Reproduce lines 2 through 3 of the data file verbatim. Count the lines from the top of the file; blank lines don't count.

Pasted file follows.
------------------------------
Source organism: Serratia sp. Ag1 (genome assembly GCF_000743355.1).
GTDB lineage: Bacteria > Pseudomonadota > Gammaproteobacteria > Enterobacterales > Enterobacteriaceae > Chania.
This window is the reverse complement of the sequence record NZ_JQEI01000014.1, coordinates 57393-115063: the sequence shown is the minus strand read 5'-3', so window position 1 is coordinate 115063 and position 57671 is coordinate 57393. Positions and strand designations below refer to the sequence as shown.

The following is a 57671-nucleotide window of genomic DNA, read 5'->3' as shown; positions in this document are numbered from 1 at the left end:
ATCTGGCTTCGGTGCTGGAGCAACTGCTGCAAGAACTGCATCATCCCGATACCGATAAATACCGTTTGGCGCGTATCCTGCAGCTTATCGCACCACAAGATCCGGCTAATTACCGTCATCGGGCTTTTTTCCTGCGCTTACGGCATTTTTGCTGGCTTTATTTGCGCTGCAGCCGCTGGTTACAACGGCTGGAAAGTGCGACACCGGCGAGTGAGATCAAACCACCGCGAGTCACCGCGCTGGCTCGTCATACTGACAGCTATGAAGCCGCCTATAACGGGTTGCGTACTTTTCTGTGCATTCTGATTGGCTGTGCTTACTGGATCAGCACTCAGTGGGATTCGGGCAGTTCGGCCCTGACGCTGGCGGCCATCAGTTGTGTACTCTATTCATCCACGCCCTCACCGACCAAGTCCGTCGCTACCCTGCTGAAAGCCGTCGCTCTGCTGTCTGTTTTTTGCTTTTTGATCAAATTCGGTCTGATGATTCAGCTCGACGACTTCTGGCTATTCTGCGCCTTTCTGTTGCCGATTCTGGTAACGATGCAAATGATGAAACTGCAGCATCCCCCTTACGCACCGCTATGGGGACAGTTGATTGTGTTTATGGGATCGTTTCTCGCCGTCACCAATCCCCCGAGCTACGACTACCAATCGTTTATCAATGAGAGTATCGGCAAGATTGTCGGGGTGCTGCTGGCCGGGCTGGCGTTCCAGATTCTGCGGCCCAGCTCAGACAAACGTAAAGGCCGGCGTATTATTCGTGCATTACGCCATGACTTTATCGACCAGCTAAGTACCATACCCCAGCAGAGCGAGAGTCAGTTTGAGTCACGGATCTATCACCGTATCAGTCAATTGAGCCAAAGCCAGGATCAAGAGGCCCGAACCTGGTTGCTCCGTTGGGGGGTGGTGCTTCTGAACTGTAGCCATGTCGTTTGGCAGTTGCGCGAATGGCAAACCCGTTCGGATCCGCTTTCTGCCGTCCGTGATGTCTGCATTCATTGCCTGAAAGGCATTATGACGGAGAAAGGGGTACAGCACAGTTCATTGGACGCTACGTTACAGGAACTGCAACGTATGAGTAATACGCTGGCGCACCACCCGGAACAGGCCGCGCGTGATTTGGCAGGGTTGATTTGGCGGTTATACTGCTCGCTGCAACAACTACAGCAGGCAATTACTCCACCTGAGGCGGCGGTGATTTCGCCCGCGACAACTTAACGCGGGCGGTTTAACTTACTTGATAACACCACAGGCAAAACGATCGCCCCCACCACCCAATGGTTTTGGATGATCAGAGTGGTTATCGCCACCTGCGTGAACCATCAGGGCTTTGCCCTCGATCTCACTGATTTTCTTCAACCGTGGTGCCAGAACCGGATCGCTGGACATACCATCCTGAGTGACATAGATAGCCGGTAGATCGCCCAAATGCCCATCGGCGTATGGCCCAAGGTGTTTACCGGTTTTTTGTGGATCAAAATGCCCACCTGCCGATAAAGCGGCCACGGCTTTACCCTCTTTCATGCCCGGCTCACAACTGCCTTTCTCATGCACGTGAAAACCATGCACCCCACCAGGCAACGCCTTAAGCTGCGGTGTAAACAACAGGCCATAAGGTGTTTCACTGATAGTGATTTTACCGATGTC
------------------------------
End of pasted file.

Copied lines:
GTDB lineage: Bacteria > Pseudomonadota > Gammaproteobacteria > Enterobacterales > Enterobacteriaceae > Chania.
This window is the reverse complement of the sequence record NZ_JQEI01000014.1, coordinates 57393-115063: the sequence shown is the minus strand read 5'-3', so window position 1 is coordinate 115063 and position 57671 is coordinate 57393. Positions and strand designations below refer to the sequence as shown.